Shallow foundations can be sub-divided into the following main types;
Strip foundations (footings) - a linear foundation which generally supports walls.
Pad foundations - a discrete square or rectangular foundation supporting columns or piers.
Raft foundations - a large single foundation supporting a whole structure.
Shallow foundations are generally constructed using in-situ concrete but some substructure elements can alternatively be constructed in precast concrete in part or whole to improve speed of construction on site. For this project the favoured type of shallow foundation required is strip foundations.
Brick & Block Masonry:
Following excavation and installation of foundations, bricklayers erect cavity walls that consist of an inner and outer skin. The inner skin is the main structural element, which supports internal floors and the roof structure. It is constructed using concrete blocks laid on beds of sand and cement mortar. The outer skin is the first line of safeguard against the elements and provides the aesthetic element to the structure. It is constructed using brick, stone or block work, which can take a number of finishes. The two skins are connected by steel wall ties and separated by a cavity that is (in this case) fully insulated. Plastering is then carried out so the interior is made good to decorate. Plastering is a key factor at is eliminates irregularities such as boards and nails. It does not erode when a leak occurs.
The main advantage is using this process is good thermal performance. Masonry materials have a high thermal mass, which is their ability to absorb and store heat. In the summer this keeps the building cool and in the winter the heat stored during the day is slowly released back into the house at night leading to a more constant, comfortable environment. This effect is improved if plaster is applied directly to block work.
Internal floors can be constructed using timber joists, composite timber I beams, or one of the precast concrete systems available. The roof is usually traditional cut timber or prefabricated truss construction
Timber floors and ceilings:
The traditional timber beams, spanned across the inner walls to form a frame for the floor. Insulation is then placed inside the floor frame and then covered on top by chip board or plywood. This method is favoured by most trades people as it makes it easier for them to cut their pipes and wire's into the timber. Advantages are that they are probably the cheapest method of building the floor and easier to work around. Disadvantages are that after a while they can be noisy due to the movement of the wood in the heat and cold.
Pitched Timber Roof Trusses with Tiles:
Here is an example of the type of roof that will be used for this project.
The Roof trusses will be constructed by joining timber members together with galvanised steel plate connectors at junctions. The plates are inserted in factory conditions under heavy pressure on both sides. The roof will then be delivered to the site as prefabricated components where they will be fixed to the wall plate with suitable metal plates. Wall plates will also be fixed to the supporting walls. The trusses will not require any ridge board or purlin, the will be placed at 600mm centres along the wall plate. To ensure overall stability, the trusses will be fixed together with longitudinal, diagonal and chevron timber braces. These will then be fixed to rafter members, internal members and ceiling chords. The truss design will allow for the load that the water tank will impose on it.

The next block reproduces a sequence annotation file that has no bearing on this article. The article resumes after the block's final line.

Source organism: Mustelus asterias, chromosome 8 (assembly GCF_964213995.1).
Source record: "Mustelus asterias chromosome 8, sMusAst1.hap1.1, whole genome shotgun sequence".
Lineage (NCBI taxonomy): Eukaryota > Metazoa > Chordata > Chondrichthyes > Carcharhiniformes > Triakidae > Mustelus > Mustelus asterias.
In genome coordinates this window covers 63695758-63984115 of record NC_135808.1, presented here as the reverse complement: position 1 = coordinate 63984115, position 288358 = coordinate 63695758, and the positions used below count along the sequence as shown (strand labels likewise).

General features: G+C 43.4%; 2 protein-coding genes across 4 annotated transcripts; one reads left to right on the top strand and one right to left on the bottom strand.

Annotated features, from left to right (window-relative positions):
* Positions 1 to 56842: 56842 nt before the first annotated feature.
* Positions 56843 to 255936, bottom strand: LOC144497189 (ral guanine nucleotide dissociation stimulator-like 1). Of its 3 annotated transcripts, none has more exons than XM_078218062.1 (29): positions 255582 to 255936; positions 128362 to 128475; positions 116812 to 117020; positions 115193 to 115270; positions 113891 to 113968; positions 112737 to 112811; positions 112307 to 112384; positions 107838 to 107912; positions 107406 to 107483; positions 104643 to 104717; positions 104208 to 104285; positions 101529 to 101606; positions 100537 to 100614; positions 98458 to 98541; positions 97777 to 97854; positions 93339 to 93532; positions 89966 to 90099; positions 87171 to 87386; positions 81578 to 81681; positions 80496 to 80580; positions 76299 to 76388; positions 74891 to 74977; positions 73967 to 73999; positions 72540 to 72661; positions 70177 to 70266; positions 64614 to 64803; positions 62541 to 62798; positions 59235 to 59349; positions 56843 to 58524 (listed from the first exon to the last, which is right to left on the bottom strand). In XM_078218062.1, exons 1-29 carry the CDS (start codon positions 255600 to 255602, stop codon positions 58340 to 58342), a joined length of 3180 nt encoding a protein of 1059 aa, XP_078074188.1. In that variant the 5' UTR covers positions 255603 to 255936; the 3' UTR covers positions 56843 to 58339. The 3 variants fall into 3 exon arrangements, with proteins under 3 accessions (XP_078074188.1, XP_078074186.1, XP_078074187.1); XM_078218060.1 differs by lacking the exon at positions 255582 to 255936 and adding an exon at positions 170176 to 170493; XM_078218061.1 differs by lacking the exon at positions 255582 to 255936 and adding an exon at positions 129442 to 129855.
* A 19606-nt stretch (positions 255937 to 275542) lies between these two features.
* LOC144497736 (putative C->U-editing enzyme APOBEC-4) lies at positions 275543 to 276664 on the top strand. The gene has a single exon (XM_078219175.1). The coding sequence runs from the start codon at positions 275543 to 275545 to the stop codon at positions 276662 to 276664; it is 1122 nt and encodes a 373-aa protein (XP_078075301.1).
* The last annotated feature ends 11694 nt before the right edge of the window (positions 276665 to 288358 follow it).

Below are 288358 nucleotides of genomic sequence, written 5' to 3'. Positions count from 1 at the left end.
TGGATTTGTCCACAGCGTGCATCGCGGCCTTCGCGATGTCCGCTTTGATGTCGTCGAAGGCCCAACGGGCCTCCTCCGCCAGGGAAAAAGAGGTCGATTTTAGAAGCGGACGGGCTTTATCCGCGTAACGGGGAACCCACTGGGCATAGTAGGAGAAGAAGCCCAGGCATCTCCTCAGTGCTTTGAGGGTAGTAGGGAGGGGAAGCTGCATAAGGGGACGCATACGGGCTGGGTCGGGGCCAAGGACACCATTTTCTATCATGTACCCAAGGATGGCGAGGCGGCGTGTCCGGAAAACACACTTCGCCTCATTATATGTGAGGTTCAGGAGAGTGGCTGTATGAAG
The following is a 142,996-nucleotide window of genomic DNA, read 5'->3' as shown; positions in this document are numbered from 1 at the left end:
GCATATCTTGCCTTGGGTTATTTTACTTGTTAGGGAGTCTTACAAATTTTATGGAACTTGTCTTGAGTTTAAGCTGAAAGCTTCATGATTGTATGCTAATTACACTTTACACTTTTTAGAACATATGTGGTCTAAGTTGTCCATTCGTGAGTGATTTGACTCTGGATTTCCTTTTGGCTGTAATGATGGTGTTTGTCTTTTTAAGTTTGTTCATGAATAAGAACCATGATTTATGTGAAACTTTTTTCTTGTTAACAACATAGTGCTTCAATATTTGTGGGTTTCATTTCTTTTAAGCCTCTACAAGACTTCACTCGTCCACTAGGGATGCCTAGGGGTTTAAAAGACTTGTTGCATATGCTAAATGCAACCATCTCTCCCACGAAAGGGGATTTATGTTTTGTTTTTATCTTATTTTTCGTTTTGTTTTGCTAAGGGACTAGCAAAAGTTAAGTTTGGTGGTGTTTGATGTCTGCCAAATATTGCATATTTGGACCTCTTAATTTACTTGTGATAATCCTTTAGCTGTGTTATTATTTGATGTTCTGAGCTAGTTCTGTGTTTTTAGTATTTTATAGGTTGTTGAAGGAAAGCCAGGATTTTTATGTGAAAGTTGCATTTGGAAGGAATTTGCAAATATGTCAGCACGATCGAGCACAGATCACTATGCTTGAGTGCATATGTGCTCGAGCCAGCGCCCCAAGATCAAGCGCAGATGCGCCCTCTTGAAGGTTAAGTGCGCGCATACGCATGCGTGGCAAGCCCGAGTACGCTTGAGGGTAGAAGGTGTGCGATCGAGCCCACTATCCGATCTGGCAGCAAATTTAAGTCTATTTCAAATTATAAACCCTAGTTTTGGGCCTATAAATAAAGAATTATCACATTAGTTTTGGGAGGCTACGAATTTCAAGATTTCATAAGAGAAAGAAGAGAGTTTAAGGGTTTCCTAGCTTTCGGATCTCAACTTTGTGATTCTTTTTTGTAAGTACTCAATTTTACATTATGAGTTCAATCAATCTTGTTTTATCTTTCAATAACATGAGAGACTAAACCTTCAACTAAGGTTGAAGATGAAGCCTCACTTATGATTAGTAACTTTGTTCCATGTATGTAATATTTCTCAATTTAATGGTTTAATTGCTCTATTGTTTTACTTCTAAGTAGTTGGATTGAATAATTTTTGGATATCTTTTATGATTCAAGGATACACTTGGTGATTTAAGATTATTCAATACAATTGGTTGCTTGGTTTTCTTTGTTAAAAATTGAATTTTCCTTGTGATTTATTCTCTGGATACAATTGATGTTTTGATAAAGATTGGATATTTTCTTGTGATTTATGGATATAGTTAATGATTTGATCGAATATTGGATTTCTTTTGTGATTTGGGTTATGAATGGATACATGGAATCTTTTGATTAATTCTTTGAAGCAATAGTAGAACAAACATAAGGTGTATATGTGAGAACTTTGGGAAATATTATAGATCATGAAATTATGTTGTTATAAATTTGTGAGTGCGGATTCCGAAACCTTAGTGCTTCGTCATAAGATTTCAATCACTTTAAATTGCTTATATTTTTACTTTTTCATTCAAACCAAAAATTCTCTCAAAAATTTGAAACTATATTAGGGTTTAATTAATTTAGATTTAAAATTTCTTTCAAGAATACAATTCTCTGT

Battens are the support system for the tiles or slates. Each tile has to be nailed to the wood and clipped on to the one next to it. When all of them have been put in place, they need to be checked so that each row is off set to each other and not placed in vertical straight lines as this can cause problems when the wind is strong or in heavy rain. The top of the roof is finished off with ridge tiles. Fascia is the next area of the roof to be completed. The fascia covers the end of the wood at the bottom of the roof and allows the air to flow safely through the membrane for venation.
Internal Timber Partitions:
The walls of the house are based on the cavity wall construction, where there is a gap of at least four inches between the outer and the inner walls. These lightweight stud partitions are used throughout in timber framed builds as well as in traditional builds. For load bearing situations, they can be strengthened with plywood or orientated strand board strips of 50 x 100mm softwood and horizontal lengths of wood that fit between them on which sheets of plasterboard are attached The studs are fixed to the floor at regular intervals on sole or base plates and to the ceiling with head plates. The base plates are set in position first, marking the room layout. This gives a visual idea as to the room sizes.
With timber-framed construction, the standard depth of the studwork is 140mm, to allow for mineral fibre insulation to fill the studs. Using phenolic rigid foam boards instead will increase the 'U' value considerably, but to achieve good air tightness, the frame will need to be lined effectively on the inside once it and the internal walls are up. Polythene sheeting is pinned over the studwork. Aluminium tape is then used to seal the joints before the plaster boarding is commenced.
For the Community Hall, the main design features for this is 1 Assembly Hall, a small office, kitchen and a toilet. The construction procedures that will be discussed in detail are as follows:
Here is a design view of the overall view of the Community Hall:
Reinforced Concrete Foundation and Floor: